Although the methodology used in these studies of animal models are not directly translated to the clinic (e.g. the experimental time in our study was 3 hours), the findings could have significant implications for clinical and preclinical DWMRI experiments aimed at evaluating tumor growth and response to therapy. The observed heterogeneity of ADC and FA inside the tumor is not surprising and suggests that experiments aimed at measuring mean diffusivity inside tumors should be carried out in such a way to obtain isotropic diffusion weighting. This should not be a limitation in clinical DWMRI studies. Single-shot imaging techniques are inherently fast and there are also isotropic diffusion-weighting schemes that can be incorporated into virtually all DWMRI sequences (37–38). However, clinical DWMRI of the human brain is typically carried out at much lower resolution (several mm3) compared to the current study and effects of anisotropy will certainly be less noticeable. However, the presence of anisotropy, even if it exists for less than the full dimension of the imaging voxel, will affect DWMRI results. As clinical DWMRI pushes to higher resolution [25,38,39], these effects will be magnified.
The observed changes in ADC and FA outside the tumor also indicate that these features of water diffusion should be considered when using DWMRI to evaluate tumor borders and/or infiltration. As an alternative to conventional single exponential DWMRI analysis a diffusion heterogeneity index, α, obtained from a stretched exponential analysis of DWMRI data has been introduced (21). The parameter α was shown to be a marker of tumor invasion in rat brain (21) and to be relatively insensitive to the direction of the diffusion weighting in white matter of human brain (34). Because α was insensitive to diffusion direction in white matter of the human brain, it was concluded that measurements of α in a single direction could be used to investigate diffusion distributions in diseased brain. It should be noted that the anisotropy seen in large white matter tracts typically exhibit linear anisotropy while the anisotropy seen in the peritumoral gray matter, in the present study, demonstrates primarily planar anisotropy. It is not obvious how this difference would effect underlying diffusion distributions, but results from one type of anisotropic tissue may not be generally applicable to all types of anisotropic tissue.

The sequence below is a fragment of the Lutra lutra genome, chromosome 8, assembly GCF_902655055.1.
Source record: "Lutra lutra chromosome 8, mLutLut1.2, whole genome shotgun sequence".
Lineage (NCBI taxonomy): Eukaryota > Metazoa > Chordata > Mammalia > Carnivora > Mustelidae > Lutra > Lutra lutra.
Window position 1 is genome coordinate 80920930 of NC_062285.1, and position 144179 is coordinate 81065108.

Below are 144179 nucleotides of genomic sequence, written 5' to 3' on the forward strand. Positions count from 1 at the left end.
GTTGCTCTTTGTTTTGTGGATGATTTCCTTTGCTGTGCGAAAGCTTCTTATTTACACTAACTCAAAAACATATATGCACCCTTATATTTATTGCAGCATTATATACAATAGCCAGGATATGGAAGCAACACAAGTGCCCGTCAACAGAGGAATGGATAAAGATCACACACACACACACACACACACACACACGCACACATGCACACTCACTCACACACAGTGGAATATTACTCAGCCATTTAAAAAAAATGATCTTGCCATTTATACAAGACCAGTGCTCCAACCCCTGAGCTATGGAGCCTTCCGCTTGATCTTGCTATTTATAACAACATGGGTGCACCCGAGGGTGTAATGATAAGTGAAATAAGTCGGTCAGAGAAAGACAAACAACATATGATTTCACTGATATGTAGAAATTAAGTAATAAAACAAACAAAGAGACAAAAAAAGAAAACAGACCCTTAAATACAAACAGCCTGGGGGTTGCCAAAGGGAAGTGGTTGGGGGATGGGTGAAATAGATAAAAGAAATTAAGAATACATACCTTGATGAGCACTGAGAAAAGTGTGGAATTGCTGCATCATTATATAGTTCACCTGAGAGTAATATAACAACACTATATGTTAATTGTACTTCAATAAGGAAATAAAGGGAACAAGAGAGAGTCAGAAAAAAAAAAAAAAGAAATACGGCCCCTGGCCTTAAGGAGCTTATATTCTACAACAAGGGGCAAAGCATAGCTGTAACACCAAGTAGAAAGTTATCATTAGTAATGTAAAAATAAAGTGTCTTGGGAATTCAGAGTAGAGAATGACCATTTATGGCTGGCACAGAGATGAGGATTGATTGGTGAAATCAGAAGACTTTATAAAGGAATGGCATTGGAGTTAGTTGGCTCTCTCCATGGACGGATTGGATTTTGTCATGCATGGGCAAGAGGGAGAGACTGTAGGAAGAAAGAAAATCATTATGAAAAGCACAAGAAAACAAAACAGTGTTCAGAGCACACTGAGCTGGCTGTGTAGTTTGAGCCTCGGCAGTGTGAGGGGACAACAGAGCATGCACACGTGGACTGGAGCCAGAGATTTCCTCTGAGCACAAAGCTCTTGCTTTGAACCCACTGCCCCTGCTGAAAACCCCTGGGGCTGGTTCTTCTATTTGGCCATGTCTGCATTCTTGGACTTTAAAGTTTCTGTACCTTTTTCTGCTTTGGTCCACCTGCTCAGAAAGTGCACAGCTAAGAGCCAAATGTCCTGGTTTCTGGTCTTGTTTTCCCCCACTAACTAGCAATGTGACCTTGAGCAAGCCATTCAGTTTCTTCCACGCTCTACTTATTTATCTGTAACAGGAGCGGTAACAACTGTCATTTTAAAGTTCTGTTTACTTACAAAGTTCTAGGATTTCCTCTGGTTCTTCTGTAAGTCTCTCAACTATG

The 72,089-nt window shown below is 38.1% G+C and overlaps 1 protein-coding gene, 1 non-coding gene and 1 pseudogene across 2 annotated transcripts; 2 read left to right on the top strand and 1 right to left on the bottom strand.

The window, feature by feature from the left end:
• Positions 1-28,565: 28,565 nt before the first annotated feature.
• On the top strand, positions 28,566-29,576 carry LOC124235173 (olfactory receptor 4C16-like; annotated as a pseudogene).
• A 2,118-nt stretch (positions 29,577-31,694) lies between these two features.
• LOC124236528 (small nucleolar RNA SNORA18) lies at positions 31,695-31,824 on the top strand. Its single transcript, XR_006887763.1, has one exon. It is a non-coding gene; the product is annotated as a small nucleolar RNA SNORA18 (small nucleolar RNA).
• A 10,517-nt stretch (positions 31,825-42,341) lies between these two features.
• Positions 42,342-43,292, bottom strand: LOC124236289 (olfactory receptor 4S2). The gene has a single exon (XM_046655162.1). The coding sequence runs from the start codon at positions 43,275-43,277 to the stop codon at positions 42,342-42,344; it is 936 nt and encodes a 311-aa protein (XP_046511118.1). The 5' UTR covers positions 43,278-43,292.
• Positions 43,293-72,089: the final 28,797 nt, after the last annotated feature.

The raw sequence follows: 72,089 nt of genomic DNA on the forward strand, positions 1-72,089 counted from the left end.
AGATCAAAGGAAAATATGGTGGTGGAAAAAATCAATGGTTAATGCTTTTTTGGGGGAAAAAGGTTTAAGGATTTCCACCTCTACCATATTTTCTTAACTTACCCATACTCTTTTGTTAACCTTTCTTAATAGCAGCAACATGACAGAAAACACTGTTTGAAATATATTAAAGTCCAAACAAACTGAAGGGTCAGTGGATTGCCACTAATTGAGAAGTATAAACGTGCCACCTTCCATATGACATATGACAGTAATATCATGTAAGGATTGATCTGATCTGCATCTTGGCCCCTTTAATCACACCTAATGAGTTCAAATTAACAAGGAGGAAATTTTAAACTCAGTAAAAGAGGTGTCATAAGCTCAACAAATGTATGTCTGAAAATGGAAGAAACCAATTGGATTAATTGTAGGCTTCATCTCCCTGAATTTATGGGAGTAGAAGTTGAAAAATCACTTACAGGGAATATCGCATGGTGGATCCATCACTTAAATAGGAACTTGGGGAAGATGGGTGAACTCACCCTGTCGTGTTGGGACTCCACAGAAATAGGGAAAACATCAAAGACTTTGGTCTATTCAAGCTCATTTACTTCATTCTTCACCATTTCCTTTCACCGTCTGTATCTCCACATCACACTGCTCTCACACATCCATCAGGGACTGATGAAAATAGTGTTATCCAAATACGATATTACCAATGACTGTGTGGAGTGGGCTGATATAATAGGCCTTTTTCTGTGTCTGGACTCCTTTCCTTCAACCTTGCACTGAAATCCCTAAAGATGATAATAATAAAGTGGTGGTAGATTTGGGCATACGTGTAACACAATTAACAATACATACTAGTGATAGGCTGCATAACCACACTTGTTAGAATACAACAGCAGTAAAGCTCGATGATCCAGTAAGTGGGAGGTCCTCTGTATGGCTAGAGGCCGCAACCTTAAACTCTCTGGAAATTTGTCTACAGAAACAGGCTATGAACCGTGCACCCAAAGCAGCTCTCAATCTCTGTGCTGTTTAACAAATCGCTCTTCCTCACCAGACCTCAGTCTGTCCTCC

There have also been recent clinical reports using DTI to evaluate the effects of tumor growth on white matter integrity (22, 33, 35–36). Our data (Fig 7) show that there could be a variety of results obtained in such cases. If the presence of tumor is compressing tissue, then higher values of anisotropy (compared to pre tumor values) may be expected. However, if the tumor is infiltrating or destroying white matter, then lower values of anisotropy could be seen. In an invasive tumor that invades tissue which was highly organized before invasion, e.g. white matter, a decrease in anisotropy would be expected. Alternatively, if the growth of a tumor compresses the tissue without direct invasion, then increases in anisotropy may be measured. It is possible that the presence of both infiltration and compression would have opposite effects on FA and cancel each other out. Results will certainly depend on the type of tumor, its invasiveness, its growth rate and its location. In the studies described here, the C6 tumors had a very rapid growth rate and a very strong and rapid mass effect was observed. It seems likely that a slower growing tumor, with less mass effect, would not tend to increase the anisotropy of local white matter as we have measured in the present study.
Finally, we note that the results we have presented here are for a specific model of rat brain glioma. The relationship to other brain tumor models has yet to be established. Depending on the degree of tumor encapsulation and/or tumor infiltration of surrounding tissue, the results could be significantly different. Additional longitudinal studies in a variety of implanted brain tumors in animal models are warranted and should aid the understanding and interpretation of the results of DWMRI in human brain cancer.
Longitudinal diffusion tensor imaging has been carried out in a rat brain glioma model to investigate the diffusion properties of water within and around the tumors. Significant diffusion anisotropy was observed within tumors that changes as a function of growth. Significant anisotropy was also seen surrounding the tumors, that was not present in the tissue before the presence of the tumor and which increased as the tumor grew. This anisotropy appears to come from pressure generated by the tumor forcing more spherical cells into more planar geometries. These results indicate that diffusion studies in brain tumors should account for anisotropy changes within and surrounding tumors. In white matter near the tumor, changes in diffusion anisotropy were variable with some white matter structures showing increased FA, presumably due to compression of the tissue by the tumor, and some showing decreased FA, presumably from infiltration of the tumor into the tissue.
This study was supported by NIH grants EB000343 and CA88285, and the authors are grateful to Dr. Rexford Newbould for the development of the DTI analysis software.